What is Amyloidosis?

Amyloidosis is a term for diseases that have in common the extracellular deposition of insoluble fibrillar proteins in tissues and organs. These are part of a growing group of diseases now thought to be caused by misfolding of proteins.  The Amyloidosis Center studies the systemic types of amyloidoses defined under amyloid types.  Other forms of amyloidosis include Alzheimer’s and other neurodegenerative diseases, prion diseases, serpinopathies, some of the cystic fibroses, and others. A unifying feature of the amyloidoses is that the deposits share a common ß-pleated sheet structural conformation that confers unique staining properties.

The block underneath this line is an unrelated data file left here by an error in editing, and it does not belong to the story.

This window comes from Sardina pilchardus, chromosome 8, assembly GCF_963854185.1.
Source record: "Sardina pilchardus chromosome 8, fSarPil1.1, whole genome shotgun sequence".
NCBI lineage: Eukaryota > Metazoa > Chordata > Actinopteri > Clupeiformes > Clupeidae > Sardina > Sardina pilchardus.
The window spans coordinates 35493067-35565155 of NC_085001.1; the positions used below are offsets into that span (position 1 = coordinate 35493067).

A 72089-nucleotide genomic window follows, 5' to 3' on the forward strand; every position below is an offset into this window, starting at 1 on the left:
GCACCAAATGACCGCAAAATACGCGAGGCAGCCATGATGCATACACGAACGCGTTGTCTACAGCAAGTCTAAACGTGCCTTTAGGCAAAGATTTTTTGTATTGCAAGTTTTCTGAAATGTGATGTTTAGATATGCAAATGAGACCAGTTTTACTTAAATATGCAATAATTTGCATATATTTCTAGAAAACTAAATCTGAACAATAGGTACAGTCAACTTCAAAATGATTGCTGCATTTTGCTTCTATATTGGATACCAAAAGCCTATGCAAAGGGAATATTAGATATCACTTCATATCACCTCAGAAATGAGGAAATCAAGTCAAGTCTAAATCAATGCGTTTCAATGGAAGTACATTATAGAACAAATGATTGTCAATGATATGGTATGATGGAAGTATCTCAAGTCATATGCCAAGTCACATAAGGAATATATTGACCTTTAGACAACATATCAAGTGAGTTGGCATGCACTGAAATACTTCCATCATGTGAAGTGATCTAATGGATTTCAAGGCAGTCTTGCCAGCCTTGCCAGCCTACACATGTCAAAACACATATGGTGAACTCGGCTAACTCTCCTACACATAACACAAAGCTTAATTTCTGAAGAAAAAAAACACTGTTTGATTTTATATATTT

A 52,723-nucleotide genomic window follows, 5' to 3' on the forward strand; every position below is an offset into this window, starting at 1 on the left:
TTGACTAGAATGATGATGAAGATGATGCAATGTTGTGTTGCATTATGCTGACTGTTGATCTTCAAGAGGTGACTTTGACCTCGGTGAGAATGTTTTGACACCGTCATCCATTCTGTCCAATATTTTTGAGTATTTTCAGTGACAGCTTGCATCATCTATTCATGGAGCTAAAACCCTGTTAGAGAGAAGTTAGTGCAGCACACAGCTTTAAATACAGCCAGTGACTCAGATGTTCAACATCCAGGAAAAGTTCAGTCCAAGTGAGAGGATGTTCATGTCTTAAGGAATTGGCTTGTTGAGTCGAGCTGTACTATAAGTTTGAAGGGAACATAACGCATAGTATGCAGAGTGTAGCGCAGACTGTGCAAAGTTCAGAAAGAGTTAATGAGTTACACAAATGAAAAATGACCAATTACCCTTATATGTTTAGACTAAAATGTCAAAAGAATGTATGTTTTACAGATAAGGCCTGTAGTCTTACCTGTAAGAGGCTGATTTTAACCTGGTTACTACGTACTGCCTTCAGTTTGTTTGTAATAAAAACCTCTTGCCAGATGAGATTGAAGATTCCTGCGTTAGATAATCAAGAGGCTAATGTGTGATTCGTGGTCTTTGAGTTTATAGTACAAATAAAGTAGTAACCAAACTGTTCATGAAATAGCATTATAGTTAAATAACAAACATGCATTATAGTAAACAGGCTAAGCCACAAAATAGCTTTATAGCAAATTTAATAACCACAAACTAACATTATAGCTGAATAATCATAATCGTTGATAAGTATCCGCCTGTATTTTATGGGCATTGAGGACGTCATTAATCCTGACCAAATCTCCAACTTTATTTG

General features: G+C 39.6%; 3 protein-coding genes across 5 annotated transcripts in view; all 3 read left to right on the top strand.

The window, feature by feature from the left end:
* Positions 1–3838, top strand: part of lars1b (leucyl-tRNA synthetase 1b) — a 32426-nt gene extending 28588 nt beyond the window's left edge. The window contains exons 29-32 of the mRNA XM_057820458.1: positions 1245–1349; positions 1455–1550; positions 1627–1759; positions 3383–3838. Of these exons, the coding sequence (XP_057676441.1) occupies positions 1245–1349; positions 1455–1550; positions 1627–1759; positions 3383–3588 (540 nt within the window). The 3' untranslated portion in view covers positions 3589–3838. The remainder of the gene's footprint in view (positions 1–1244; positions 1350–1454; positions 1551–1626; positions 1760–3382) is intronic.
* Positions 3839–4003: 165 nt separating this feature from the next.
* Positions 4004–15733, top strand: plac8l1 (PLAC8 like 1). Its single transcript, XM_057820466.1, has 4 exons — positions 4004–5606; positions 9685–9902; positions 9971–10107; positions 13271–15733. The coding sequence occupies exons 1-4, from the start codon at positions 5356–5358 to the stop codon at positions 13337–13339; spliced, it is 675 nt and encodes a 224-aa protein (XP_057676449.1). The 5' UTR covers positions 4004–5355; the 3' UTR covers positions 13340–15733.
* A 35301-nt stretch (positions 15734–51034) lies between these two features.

Abdominal fat aspirate stained with Congo red and viewed under polarization microscopy showing green birefringence.
Abdominal fat aspirate stained with Congo red and viewed under polarization microscopy showing green birefringence.